Everyone will experience feelings of sadness from time to time, and there isn’t always a reason. People will sometimes say they’re depressed when they’re having a bad day or something hasn’t gone right, but depression is more than that. Depression is a serious mental health condition that can have a big effect on a person’s life.
A key difference between feeling sad and depression is time. Sadness can come and go, usually with relative speed and ease, whereas depression is constant.
There isn’t always a reason why you feel sad, but it is important to try and understand what is causing the sadness. Step back and think about what happened when you started feeling this way – did you receive some bad news, or have a bad experience?
If you don’t know the reason, it can be quite unnerving. While it is normal to experience negative feelings, if these thoughts are preventing you from enjoying life, it may help to speak to someone, like a professional.
The difference between feeling sad and depression
Sad feelings that don’t go away can be a sign of depression, though there are a number of other possible symptoms, including:
low mood lasting for two or more weeks
feelings of hopelessness, or lacking enjoyment
sleeping more than usual or being unable to sleep completely
lacking concentration on daily activities, such as watching TV
loss of appetite or comfort eating
thoughts of self-harm or suicide
Depression is a relatively common mental health condition, with anxiety and depression affecting an estimated 615 million people worldwide. Despite this, not everyone will seek help straight away. This could be down to a number of reasons, such as fear, shame or simply not knowing where to turn. Others may not even know they have the condition, especially if it has developed slowly, over a long period of time. Sometimes it is a friend or family member who notices a change.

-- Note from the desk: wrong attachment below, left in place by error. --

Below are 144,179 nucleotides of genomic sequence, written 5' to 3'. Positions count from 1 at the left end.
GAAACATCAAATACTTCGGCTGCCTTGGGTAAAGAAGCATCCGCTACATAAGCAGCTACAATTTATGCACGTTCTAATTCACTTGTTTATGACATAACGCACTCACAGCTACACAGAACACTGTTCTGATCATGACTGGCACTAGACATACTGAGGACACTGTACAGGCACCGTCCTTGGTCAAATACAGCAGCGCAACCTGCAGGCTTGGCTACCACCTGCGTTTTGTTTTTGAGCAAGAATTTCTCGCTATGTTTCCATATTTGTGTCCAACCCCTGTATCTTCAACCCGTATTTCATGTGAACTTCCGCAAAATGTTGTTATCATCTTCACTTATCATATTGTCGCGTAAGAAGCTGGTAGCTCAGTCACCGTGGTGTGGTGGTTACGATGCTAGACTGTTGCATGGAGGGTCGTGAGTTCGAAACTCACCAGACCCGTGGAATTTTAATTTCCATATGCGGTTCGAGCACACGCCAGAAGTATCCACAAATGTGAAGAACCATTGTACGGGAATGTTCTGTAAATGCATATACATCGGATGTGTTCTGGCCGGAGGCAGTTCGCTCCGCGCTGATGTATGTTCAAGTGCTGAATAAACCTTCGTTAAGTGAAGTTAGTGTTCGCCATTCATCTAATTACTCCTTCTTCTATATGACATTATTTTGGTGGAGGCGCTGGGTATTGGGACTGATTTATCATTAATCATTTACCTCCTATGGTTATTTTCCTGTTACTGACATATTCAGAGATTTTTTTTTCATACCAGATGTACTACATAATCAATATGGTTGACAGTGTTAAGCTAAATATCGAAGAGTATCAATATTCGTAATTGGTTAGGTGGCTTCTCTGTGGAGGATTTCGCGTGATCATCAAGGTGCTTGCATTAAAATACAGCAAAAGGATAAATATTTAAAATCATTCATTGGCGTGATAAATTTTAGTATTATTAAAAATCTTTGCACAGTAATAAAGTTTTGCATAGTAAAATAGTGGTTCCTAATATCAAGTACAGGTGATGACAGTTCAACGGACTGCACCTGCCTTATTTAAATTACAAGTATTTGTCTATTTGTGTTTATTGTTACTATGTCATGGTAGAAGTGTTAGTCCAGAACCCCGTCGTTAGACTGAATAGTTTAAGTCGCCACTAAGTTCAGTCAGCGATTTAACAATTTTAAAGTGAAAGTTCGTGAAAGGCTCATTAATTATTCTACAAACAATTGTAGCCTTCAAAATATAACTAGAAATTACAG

It is important to take your mental health and well-being seriously, just as you would a friend. If you’re worried about your mental health, it is better to talk to someone and seek support, than do nothing at all.
Start by talking to your GP. They can help you understand more about the condition and why you may be feeling this way. Together, you can discuss treatment options, such as talking therapies and counselling, or self-help.
There is no one treatment that will work for everyone, so be sure to ask questions. If you are looking to speak to a counsellor, do your research and ask more about the way they work. There are many different approaches and each counsellor will work in their own way.
I am a member of the British Association of Counselling and Pyschotherapy (BACP) and of the Hampshire Association for Counselling and Pyschotherapy. As a Member of BACP I am bound by its Ethical Framework for Good Practice in Counselling and Psychotherapy, the Ethical Guidelines for Researching Counselling and Psychotherapy (where practitioners undertake research) and subject to the Professional Conduct Procedure for the time being in force. I hold full Professional Liability Insurance and a clear enhanced Criminal Records Bureau check.